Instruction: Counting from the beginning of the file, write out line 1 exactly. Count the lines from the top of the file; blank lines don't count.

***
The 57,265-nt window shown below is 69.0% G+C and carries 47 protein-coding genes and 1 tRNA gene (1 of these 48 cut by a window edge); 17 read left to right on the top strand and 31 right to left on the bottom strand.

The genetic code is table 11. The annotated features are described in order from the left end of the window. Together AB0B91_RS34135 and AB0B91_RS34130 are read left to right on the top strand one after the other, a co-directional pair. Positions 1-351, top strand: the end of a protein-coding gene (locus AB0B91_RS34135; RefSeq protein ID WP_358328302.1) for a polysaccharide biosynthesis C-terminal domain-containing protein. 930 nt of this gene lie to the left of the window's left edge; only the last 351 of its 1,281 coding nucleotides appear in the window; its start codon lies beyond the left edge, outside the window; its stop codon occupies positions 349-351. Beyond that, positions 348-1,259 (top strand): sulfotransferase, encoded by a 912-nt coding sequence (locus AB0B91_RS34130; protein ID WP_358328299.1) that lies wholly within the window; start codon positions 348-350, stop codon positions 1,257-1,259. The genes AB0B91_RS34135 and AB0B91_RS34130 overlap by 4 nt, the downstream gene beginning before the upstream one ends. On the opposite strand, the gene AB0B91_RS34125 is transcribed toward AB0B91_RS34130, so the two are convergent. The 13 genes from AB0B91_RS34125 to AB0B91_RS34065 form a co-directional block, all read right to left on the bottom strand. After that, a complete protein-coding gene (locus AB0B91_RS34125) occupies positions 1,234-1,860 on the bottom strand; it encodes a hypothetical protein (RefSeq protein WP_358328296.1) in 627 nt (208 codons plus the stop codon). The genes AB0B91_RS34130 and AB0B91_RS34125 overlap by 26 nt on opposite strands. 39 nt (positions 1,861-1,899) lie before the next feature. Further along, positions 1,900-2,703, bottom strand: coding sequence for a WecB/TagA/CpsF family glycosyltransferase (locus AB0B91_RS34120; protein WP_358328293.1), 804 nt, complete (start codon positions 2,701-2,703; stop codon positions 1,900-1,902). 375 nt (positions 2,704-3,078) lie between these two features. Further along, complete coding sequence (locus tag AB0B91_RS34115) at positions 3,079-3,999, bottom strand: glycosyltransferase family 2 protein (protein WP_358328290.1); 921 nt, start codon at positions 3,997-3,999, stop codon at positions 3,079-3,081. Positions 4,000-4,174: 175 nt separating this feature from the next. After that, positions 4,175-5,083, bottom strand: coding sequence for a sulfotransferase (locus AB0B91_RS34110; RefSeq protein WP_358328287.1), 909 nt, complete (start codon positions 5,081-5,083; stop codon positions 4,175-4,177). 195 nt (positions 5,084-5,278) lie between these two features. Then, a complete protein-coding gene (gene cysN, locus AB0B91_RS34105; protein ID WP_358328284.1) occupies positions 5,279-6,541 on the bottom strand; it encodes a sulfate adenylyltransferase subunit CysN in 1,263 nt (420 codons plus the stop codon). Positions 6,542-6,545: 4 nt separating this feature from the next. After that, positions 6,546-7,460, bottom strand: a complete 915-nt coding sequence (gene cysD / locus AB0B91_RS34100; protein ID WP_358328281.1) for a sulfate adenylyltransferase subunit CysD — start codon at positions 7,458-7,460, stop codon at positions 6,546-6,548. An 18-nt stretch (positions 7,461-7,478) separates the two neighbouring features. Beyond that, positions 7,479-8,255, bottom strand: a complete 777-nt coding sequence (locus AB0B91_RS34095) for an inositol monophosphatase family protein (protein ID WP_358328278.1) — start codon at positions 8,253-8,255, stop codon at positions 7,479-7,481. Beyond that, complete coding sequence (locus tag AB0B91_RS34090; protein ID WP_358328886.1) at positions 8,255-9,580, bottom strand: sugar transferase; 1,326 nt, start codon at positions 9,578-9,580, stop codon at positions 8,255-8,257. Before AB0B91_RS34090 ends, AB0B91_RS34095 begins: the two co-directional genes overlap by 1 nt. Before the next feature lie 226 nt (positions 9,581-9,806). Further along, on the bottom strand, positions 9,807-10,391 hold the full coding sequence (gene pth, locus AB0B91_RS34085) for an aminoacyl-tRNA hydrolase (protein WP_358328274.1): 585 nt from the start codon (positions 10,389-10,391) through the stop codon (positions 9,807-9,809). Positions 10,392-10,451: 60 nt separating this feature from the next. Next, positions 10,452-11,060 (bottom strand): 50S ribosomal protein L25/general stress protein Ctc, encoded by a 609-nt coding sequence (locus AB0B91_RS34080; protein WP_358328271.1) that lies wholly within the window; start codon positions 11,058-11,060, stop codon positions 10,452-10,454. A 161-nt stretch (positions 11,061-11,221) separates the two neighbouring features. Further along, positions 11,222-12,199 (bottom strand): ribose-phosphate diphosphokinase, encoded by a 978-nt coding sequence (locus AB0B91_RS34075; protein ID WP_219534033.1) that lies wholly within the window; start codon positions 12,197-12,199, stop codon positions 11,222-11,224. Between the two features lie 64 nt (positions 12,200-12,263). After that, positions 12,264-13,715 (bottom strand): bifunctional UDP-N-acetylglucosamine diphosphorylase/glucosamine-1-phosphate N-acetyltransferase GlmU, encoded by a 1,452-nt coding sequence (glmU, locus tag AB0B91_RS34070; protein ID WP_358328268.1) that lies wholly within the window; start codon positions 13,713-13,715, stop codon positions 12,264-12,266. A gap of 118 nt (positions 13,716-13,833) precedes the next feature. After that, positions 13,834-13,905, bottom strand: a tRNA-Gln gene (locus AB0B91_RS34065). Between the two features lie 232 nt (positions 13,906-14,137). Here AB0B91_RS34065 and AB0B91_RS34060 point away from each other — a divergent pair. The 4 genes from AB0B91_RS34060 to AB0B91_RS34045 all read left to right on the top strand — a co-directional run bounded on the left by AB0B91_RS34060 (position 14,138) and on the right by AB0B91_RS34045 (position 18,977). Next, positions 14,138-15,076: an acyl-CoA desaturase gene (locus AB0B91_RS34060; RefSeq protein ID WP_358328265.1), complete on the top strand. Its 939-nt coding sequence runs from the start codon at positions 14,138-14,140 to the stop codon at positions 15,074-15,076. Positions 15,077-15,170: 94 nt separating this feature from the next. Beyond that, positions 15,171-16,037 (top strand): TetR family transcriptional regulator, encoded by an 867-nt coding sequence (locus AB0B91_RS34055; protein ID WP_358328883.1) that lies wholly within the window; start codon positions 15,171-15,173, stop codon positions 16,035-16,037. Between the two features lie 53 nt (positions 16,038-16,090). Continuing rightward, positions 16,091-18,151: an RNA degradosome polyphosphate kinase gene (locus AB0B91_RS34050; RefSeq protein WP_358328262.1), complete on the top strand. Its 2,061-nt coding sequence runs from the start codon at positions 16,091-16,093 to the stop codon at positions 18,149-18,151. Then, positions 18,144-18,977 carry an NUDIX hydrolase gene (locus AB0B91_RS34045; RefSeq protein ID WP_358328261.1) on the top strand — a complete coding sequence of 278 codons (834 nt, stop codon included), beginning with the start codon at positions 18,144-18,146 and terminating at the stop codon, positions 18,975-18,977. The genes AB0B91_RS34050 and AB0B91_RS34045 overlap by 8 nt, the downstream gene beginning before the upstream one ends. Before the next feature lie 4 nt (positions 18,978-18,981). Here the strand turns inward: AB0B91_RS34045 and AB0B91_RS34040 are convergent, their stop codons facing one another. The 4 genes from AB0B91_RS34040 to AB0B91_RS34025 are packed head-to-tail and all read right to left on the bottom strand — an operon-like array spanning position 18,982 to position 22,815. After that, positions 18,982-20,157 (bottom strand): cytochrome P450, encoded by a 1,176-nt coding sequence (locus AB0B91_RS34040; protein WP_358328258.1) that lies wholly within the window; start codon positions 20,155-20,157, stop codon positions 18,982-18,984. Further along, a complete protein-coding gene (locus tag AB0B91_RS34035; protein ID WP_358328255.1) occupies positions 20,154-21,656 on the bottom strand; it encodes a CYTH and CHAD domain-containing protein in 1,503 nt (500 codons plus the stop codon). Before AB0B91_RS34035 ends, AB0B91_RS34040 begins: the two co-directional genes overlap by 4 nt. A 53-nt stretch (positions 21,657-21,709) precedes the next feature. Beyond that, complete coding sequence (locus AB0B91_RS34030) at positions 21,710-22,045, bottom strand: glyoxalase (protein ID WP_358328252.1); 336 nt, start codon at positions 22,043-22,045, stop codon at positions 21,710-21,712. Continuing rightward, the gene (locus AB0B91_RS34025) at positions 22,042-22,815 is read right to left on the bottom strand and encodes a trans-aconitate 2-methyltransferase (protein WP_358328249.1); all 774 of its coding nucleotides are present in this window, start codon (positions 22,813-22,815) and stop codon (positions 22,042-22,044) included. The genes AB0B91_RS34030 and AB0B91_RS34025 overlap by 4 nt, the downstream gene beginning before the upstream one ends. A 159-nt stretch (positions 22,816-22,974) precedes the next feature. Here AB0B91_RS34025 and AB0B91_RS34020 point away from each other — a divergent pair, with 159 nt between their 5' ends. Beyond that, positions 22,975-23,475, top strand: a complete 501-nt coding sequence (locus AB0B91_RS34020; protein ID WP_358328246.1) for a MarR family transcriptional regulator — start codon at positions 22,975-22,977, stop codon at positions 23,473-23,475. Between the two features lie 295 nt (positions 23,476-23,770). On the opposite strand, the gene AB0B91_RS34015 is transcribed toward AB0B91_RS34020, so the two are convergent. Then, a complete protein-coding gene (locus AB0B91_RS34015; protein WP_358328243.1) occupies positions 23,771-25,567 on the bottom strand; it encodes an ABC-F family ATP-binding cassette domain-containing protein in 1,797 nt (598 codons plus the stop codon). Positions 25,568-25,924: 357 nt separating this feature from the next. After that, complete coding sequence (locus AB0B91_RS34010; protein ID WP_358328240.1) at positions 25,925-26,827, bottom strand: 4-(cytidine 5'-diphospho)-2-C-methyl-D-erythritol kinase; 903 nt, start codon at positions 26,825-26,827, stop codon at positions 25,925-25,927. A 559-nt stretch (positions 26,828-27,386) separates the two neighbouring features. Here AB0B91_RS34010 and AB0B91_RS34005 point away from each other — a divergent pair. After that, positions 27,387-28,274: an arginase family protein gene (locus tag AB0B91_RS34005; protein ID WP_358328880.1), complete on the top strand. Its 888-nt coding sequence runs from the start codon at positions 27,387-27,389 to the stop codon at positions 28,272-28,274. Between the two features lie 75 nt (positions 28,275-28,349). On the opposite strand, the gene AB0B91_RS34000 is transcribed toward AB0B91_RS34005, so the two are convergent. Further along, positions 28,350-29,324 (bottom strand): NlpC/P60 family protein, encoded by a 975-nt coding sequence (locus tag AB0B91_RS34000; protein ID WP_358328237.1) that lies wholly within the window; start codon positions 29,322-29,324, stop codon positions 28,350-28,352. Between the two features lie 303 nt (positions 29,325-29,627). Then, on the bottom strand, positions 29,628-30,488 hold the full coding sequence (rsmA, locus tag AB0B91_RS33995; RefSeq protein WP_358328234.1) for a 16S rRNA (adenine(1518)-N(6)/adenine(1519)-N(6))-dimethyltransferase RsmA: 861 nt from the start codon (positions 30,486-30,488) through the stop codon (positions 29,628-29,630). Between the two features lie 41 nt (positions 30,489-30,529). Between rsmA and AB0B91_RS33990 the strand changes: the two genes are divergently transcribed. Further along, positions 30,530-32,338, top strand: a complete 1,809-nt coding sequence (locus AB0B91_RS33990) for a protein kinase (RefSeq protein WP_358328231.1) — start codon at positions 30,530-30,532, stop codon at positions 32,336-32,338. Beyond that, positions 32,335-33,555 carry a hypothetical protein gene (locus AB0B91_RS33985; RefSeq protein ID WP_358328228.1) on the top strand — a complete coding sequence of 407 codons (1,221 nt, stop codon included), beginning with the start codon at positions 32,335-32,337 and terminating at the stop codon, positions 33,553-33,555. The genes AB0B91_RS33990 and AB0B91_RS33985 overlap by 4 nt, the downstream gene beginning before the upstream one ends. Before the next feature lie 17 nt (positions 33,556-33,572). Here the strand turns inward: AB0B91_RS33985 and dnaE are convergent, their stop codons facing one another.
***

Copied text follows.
The 57,265-nt window shown below is 69.0% G+C and carries 47 protein-coding genes and 1 tRNA gene (1 of these 48 cut by a window edge); 17 read left to right on the top strand and 31 right to left on the bottom strand.